In my writing on the subject: The Christian and Alcohol. I think I touched the point about Jesus and the scene at the wedding of Cana. I repeat what I had before: “The water that Jesus changed into wine at the wedding of Cana was pure grape juice. It was’ ‘that juice of the bunch’ ‘which Scripture says:’ Do not destroy it, for there is a blessing there.’ (Isaiah 65: 8) It was the Spirit of the Lord who gave this warning to the Israelites in Proverbs 20: 1 in these words: “The wine is mocking, the strong drinks are tumultuous; Anyone who makes the excess is not wise.” Satan leads men to pleasures that obscure reason and moral sense, but Christ teaches us to control ourselves. Jesus never gives alcohol. The Lord Jesus Christ never places before men what could be an object of temptation. His entire life was an example of self-denial. During his forty-day fast, he put himself to the most terrible test that the man could endure, and that to break the power of the appetite. Note that Jesus never contradicted his teachings. The unfermented wine he made at the wedding of Cana was a healthy and refreshing drink. It is this kind of wine that he and his disciples used at the First Supper. It is this same wine (pure grape juice, not fermented, nor alcoholic) that was always to be placed on the holy table, to symbolize the blood of the Savior. As this sacrament is meant to vivify the soul, the symbols employed must be above reproach. Anyway, I will illustrate and compare this Bible passage with other Bible texts as well. Many times in the Bible, the word “wine” was used in the Bible. We will, therefore, use the biblical context according to the original writings of the texts in Hebrews, Aramaic, Greek.
The Christian and Alcohol in Biblical Times
In stopping over the question of wine in biblical times, it is well known that grape juice was a valuable commodity in Middle Eastern society, and a convenience well appreciated in Bible times. Not having access to all the modern groceries, the old ones savored all the commodities provided in the Promised Land and its surroundings. Grape juice or the fruit of the vine was particularly appreciated for its exquisite taste and for its source of cooling so useful in these desert climates: “The bunches of grapes grew abundantly in Palestine, and the Hebrews devoted so much of their time to their vines, than they did for all other forms of agriculture … “(Merrill Tenney, JI Packer, and William White, The Bible Almanac, 266). As such a vital and important commodity for the peoples of the Middle East, it is important to understand the particularities of their consumption and their habits concerning fermented beverages. In the following lines, we will attempt to describe the essential differences between the biblical perspective of these drinks and the modern perspective that the Christian possesses today, centuries after the discovery of the process of distilling alcohol. To better explore the subject: WINE IN THE BIBLE, let us put ourselves in the shoes of the inhabitants of Palestine at that time, and understand adequately their practices regarding wine and alcoholic beverages (compare with 2 Corinthians 2:17).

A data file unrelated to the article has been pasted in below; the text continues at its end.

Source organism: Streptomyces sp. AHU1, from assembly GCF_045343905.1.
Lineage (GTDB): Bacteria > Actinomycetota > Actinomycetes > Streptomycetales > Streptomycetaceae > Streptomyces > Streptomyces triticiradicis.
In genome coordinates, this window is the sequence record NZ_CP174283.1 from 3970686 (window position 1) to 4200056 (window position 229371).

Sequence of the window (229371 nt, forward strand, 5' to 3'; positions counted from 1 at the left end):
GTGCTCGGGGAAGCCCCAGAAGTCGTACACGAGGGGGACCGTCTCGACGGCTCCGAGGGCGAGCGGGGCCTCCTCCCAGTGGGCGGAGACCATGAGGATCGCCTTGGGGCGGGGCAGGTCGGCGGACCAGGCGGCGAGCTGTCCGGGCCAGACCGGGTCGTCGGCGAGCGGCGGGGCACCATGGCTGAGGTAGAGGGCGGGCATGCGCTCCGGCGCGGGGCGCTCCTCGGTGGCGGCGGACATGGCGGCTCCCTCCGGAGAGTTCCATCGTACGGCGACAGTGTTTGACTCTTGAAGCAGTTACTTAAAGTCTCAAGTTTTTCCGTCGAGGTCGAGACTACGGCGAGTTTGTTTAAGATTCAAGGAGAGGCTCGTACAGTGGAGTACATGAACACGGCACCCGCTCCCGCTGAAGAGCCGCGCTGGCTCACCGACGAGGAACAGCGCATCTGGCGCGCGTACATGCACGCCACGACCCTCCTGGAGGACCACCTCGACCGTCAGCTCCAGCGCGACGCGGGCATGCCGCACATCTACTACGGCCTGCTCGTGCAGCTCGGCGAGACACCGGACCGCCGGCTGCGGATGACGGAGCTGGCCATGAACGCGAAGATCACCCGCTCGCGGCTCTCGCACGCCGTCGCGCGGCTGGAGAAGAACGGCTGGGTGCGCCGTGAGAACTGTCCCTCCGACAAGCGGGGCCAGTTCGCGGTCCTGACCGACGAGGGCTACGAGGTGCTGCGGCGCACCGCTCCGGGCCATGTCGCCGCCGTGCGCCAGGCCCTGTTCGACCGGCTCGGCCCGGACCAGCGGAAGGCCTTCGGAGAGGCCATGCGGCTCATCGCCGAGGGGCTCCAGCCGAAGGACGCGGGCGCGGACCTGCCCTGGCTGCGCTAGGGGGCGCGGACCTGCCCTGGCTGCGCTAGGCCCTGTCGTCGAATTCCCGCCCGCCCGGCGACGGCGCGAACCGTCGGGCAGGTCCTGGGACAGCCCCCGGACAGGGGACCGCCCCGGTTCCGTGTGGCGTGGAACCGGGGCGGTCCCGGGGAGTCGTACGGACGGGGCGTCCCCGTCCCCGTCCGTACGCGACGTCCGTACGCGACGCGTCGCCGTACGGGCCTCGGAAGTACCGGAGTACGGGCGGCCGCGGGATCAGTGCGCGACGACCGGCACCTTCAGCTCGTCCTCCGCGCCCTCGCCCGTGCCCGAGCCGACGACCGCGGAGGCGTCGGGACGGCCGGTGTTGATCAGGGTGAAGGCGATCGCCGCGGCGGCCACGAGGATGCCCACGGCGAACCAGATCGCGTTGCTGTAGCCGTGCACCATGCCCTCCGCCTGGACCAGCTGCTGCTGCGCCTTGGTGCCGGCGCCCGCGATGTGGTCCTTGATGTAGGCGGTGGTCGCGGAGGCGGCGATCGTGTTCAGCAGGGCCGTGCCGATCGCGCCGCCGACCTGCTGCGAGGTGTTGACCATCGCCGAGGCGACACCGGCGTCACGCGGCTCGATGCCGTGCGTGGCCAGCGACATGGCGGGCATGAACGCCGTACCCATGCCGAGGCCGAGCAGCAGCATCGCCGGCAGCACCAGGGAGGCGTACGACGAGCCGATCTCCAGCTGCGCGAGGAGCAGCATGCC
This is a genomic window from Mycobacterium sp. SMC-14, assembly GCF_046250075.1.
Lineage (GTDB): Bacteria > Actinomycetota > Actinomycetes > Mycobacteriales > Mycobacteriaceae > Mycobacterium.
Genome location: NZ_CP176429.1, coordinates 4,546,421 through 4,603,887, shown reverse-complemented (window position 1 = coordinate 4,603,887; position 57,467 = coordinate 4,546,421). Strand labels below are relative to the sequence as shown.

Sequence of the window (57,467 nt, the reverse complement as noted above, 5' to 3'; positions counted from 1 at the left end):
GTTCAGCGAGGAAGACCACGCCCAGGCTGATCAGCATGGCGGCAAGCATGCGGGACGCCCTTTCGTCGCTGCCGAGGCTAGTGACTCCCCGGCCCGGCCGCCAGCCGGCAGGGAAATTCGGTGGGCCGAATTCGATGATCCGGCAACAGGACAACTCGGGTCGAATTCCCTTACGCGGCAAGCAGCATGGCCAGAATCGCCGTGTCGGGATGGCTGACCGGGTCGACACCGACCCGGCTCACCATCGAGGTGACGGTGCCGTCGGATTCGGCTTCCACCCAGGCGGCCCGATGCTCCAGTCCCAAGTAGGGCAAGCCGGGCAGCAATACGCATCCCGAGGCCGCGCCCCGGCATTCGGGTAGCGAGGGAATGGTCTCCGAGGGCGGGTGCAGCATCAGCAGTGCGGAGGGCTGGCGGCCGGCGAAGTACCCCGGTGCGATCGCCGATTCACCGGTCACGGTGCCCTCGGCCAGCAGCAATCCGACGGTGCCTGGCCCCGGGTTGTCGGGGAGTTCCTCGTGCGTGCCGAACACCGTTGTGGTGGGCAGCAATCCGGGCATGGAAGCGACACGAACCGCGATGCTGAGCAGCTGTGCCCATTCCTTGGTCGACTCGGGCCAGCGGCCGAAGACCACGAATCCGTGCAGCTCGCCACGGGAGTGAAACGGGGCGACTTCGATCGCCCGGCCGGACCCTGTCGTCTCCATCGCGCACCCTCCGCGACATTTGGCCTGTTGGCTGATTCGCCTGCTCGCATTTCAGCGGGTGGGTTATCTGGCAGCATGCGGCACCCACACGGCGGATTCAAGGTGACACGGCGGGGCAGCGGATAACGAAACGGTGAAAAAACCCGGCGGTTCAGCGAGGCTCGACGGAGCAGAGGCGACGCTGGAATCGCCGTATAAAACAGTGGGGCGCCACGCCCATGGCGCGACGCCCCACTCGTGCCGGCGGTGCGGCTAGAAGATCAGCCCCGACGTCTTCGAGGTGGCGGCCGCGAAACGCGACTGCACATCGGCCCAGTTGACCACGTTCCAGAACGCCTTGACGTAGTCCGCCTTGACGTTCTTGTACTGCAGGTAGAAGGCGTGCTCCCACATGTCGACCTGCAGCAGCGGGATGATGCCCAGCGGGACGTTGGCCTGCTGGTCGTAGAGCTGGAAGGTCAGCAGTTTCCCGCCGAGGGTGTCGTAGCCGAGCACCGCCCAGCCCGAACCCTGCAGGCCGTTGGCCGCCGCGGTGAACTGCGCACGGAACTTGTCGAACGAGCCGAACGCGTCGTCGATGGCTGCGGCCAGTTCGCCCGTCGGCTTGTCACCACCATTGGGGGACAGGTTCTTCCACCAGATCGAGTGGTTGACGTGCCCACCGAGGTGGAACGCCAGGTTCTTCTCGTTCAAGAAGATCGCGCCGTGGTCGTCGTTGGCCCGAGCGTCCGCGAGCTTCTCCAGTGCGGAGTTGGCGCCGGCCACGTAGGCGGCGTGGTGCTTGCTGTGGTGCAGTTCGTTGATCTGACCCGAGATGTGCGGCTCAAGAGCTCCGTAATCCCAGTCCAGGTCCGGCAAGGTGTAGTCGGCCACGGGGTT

A Book on the Subject
Christians and Alcohol: A Scriptural Case for Abstinence
By (author) Randy Jaeggli
Biblical Wine Was a Generic Term
Let us begin with this first particularity of the biblical experience of wine: contrary to our modern perspective, the biblical terms translated “wine” and “strong drinks” in the Scriptures are broad terms with several different meanings. These are generic terms that describe any product of the vine, fermented or not. In other words, when a word is translated “wine” in our modern versions, it describes original terms that meant either fermented wine or simply unfermented grape juice, an intoxicating drink or a non-alcoholic beverage. It is therefore very important to keep this distinction in mind when considering Bible teaching on the subject. Here is what a generic term is: “A generic word is a word that is in general, that is common and inclusive in its meaning and definition. A generic word is not a specific, unique or selective term “(Wikipedia, Generic). A generic term is a term that belongs to the genre rather than the specific: ‘Path’ is the generic term for roads, streets, trails … (The Robert Micro, Generic).
What Does the Bible Say About Christian and Alcohol?